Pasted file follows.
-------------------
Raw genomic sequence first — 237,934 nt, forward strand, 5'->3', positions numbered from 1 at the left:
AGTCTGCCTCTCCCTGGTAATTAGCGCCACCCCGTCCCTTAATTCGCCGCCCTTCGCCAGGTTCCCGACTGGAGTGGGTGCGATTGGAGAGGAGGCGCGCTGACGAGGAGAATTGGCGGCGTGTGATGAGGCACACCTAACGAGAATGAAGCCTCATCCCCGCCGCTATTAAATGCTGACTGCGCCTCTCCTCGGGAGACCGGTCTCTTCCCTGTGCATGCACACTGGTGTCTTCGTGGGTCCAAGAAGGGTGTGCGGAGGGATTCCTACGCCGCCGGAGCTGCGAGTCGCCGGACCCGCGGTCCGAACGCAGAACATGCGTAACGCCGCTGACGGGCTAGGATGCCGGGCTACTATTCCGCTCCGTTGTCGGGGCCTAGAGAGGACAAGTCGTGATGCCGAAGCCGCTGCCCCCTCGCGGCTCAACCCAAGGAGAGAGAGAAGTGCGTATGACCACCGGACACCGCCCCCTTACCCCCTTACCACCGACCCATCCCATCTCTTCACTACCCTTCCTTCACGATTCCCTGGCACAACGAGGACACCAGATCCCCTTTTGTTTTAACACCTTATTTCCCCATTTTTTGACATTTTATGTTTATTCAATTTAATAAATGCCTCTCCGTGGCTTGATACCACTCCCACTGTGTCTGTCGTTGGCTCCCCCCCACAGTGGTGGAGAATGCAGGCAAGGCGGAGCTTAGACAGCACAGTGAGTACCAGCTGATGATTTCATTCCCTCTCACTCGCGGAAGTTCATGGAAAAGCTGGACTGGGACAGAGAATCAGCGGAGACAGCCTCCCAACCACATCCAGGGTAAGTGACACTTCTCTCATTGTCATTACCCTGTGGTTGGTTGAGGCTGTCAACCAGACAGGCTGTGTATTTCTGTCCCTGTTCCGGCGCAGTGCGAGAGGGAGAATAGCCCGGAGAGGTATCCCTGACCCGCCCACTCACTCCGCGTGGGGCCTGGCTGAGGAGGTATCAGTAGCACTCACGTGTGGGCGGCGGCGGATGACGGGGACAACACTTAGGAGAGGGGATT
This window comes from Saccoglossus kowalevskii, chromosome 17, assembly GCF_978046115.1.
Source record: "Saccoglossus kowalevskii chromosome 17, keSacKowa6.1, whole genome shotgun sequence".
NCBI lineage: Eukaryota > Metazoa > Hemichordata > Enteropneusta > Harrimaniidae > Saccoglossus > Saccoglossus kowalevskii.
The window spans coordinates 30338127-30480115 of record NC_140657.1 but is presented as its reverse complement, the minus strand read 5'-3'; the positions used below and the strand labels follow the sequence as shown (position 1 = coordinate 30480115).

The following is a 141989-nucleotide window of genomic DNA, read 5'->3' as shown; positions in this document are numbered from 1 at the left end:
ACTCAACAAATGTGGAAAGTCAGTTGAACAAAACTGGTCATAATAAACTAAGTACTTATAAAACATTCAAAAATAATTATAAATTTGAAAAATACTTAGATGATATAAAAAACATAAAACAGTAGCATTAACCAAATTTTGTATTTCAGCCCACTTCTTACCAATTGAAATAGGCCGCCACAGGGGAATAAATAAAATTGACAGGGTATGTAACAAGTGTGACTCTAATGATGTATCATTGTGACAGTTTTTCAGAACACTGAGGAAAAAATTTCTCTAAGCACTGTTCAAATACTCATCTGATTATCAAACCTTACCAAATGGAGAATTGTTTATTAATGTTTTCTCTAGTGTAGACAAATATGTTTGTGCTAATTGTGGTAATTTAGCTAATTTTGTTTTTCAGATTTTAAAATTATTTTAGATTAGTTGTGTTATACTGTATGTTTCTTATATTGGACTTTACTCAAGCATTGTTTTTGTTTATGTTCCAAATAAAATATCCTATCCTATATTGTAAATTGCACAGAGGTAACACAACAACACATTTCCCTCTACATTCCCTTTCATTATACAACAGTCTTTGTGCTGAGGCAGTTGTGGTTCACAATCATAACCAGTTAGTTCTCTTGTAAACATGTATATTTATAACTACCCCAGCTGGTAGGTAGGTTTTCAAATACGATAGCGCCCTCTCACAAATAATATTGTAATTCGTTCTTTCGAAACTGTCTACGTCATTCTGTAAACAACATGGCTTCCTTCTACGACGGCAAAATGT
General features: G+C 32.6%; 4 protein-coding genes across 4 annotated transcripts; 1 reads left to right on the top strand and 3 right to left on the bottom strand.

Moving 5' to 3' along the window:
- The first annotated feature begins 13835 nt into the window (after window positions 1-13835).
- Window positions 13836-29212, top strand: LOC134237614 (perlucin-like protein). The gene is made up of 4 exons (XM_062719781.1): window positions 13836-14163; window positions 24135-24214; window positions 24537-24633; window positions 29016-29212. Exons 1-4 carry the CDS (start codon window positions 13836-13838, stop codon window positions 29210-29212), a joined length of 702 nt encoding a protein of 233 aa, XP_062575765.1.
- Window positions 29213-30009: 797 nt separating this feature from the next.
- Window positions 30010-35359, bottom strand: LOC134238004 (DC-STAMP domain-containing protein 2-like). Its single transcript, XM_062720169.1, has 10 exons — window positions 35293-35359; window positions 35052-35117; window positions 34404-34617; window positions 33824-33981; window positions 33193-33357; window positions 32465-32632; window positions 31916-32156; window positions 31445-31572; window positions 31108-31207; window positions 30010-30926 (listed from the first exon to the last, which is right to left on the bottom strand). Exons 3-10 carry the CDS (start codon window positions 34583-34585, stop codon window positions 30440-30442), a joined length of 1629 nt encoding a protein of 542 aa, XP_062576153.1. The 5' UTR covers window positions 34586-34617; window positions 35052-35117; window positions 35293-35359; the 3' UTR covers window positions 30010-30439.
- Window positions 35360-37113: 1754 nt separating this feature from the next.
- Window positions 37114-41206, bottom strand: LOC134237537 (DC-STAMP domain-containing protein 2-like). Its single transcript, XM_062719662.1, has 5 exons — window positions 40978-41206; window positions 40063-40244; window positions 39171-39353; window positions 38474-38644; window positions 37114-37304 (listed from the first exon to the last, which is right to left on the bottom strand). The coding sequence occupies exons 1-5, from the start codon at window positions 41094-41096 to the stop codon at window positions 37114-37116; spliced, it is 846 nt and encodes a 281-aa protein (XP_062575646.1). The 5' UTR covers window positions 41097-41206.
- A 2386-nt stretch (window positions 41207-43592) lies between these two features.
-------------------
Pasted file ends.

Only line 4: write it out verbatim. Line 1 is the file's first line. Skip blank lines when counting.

Source record: "Saccoglossus kowalevskii chromosome 17, keSacKowa6.1, whole genome shotgun sequence".